Editorials

Paxton case should go to trial

THE EDITORIAL BOARD

Texas Attorney General Ken Paxton, right, looks at one of the special prosecutors during a pre-trial motion hearing at the Collin County Courthouse on Tuesday, Dec. 1, 2015, in McKinney, Texas.
Texas Attorney General Ken Paxton, right, looks at one of the special prosecutors during a pre-trial motion hearing at the Collin County Courthouse on Tuesday, Dec. 1, 2015, in McKinney, Texas. Dallas Morning News

Texas Attorney General Ken Paxton is getting closer to the goal his attorney announced when he was indicted more than a year ago on three counts of felony securities fraud.

“He is looking forward to the opportunity to tell his side of the story in the courtroom,” Dallas attorney Joe Kendall said on Aug. 3, 2015, after Paxton turned himself in to Collin County authorities.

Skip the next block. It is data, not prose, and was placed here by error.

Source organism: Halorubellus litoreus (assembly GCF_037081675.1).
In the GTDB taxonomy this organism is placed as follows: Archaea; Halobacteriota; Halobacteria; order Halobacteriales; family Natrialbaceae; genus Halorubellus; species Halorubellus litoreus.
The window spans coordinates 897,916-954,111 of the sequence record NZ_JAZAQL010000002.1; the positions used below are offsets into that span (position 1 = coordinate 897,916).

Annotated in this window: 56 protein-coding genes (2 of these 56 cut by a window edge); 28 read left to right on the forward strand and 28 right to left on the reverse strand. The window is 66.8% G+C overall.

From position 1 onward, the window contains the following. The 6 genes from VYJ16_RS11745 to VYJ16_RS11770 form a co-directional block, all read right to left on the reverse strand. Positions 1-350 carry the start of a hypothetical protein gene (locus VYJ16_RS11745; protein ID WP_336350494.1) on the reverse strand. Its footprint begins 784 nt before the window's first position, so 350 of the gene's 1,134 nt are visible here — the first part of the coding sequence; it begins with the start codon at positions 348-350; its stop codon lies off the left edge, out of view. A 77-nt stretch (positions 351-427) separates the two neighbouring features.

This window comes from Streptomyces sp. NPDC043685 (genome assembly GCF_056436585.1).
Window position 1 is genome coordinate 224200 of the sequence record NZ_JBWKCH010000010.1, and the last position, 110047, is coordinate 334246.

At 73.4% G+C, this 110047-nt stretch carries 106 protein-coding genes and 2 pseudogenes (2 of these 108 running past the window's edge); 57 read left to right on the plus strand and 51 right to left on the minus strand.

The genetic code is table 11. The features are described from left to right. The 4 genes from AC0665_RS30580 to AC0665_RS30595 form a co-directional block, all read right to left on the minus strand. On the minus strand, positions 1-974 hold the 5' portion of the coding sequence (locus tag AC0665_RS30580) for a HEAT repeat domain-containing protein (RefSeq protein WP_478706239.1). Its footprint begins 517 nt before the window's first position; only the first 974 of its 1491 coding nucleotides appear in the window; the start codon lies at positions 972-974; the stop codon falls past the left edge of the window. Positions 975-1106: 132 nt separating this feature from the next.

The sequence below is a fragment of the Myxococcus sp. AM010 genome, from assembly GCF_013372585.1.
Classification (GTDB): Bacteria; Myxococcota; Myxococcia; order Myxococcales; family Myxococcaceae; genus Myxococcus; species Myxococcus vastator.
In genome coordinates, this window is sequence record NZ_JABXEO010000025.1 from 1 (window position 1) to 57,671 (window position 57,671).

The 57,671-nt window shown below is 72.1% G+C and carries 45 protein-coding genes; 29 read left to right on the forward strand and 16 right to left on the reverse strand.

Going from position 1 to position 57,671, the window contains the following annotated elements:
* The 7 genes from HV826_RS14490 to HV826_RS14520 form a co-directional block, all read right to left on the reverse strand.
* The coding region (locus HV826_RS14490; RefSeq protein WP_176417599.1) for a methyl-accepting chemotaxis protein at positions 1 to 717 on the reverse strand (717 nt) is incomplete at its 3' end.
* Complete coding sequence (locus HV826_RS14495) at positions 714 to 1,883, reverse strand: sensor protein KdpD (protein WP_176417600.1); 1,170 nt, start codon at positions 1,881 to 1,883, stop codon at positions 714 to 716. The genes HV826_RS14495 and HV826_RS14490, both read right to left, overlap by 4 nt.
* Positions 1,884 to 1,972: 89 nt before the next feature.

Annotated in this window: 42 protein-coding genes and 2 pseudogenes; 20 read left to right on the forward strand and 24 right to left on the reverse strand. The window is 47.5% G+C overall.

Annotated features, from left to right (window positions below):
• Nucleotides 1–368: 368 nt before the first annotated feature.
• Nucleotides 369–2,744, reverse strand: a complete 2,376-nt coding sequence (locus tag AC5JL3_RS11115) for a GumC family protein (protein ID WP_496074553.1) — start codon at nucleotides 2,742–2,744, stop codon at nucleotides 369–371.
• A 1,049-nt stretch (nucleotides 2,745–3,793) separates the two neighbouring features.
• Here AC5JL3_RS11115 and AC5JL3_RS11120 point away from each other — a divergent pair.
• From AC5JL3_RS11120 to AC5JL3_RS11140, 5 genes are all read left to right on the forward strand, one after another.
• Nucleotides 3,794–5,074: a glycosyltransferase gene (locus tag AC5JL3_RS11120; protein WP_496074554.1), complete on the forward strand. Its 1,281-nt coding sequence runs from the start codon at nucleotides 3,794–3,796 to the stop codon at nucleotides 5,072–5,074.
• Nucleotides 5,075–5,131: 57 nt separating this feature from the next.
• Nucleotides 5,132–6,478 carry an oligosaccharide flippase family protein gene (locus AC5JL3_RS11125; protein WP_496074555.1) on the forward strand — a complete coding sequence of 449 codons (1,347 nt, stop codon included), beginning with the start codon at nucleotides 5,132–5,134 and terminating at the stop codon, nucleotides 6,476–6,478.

Kendall is no longer a member of Paxton’s defense team, which now includes nine attorneys from Houston, Dallas, Fort Worth, Plano and Frisco.

You have to guess the principle still applies: The best way for Paxton to clear his name is to defeat the charges in court. He must be anxious to do that.

Legal experts say a trial could happen next spring. On Wednesday, the Texas Court of Criminal Appeals, the state’s top criminal court, declined to hear a package of appeals challenging, among other things, the law under which Paxton was indicted and the way the grand jury that indicted him was put together.

You can’t blame Paxton and his lawyers for trying to get their case thrown out before trial. After all, it worked for former Gov. Rick Perry. In February, the Court of Criminal Appeals dismissed the last of Perry’s 2014 abuse-of-power indictment.

Paxton’s lawyers failed in their attack on his indictment. Soon they should have the opportunity to fight the charges against him at trial.

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